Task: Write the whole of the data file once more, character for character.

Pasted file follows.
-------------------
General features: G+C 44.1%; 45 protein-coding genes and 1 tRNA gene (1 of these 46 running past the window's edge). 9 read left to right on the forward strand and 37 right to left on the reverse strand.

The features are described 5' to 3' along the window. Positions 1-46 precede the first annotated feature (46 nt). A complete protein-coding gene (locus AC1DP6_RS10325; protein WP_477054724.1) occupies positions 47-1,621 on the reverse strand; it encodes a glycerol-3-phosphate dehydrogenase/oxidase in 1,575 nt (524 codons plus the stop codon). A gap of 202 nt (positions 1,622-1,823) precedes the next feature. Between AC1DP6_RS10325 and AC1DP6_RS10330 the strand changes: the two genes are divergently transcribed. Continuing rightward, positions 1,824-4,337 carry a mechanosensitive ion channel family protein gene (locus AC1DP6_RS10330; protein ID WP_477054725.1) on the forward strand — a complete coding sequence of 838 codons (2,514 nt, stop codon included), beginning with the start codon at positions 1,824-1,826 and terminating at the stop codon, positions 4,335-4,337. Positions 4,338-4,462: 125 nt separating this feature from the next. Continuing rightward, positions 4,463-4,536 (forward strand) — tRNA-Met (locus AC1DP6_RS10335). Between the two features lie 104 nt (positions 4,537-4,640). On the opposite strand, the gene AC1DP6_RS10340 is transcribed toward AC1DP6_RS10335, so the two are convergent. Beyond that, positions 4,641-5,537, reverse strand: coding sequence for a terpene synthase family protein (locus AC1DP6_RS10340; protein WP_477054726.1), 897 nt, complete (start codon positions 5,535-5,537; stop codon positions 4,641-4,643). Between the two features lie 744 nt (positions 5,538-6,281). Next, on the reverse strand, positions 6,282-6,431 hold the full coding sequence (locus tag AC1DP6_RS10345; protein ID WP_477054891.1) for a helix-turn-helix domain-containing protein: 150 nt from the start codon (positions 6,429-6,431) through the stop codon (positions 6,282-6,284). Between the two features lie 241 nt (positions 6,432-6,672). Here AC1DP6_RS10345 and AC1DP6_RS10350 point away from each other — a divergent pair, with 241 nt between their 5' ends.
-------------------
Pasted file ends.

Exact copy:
General features: G+C 44.1%; 45 protein-coding genes and 1 tRNA gene (1 of these 46 running past the window's edge). 9 read left to right on the forward strand and 37 right to left on the reverse strand.

The features are described 5' to 3' along the window. Positions 1-46 precede the first annotated feature (46 nt). A complete protein-coding gene (locus AC1DP6_RS10325; protein WP_477054724.1) occupies positions 47-1,621 on the reverse strand; it encodes a glycerol-3-phosphate dehydrogenase/oxidase in 1,575 nt (524 codons plus the stop codon). A gap of 202 nt (positions 1,622-1,823) precedes the next feature. Between AC1DP6_RS10325 and AC1DP6_RS10330 the strand changes: the two genes are divergently transcribed. Continuing rightward, positions 1,824-4,337 carry a mechanosensitive ion channel family protein gene (locus AC1DP6_RS10330; protein ID WP_477054725.1) on the forward strand — a complete coding sequence of 838 codons (2,514 nt, stop codon included), beginning with the start codon at positions 1,824-1,826 and terminating at the stop codon, positions 4,335-4,337. Positions 4,338-4,462: 125 nt separating this feature from the next. Continuing rightward, positions 4,463-4,536 (forward strand) — tRNA-Met (locus AC1DP6_RS10335). Between the two features lie 104 nt (positions 4,537-4,640). On the opposite strand, the gene AC1DP6_RS10340 is transcribed toward AC1DP6_RS10335, so the two are convergent. Beyond that, positions 4,641-5,537, reverse strand: coding sequence for a terpene synthase family protein (locus AC1DP6_RS10340; protein WP_477054726.1), 897 nt, complete (start codon positions 5,535-5,537; stop codon positions 4,641-4,643). Between the two features lie 744 nt (positions 5,538-6,281). Next, on the reverse strand, positions 6,282-6,431 hold the full coding sequence (locus tag AC1DP6_RS10345; protein ID WP_477054891.1) for a helix-turn-helix domain-containing protein: 150 nt from the start codon (positions 6,429-6,431) through the stop codon (positions 6,282-6,284). Between the two features lie 241 nt (positions 6,432-6,672). Here AC1DP6_RS10345 and AC1DP6_RS10350 point away from each other — a divergent pair, with 241 nt between their 5' ends.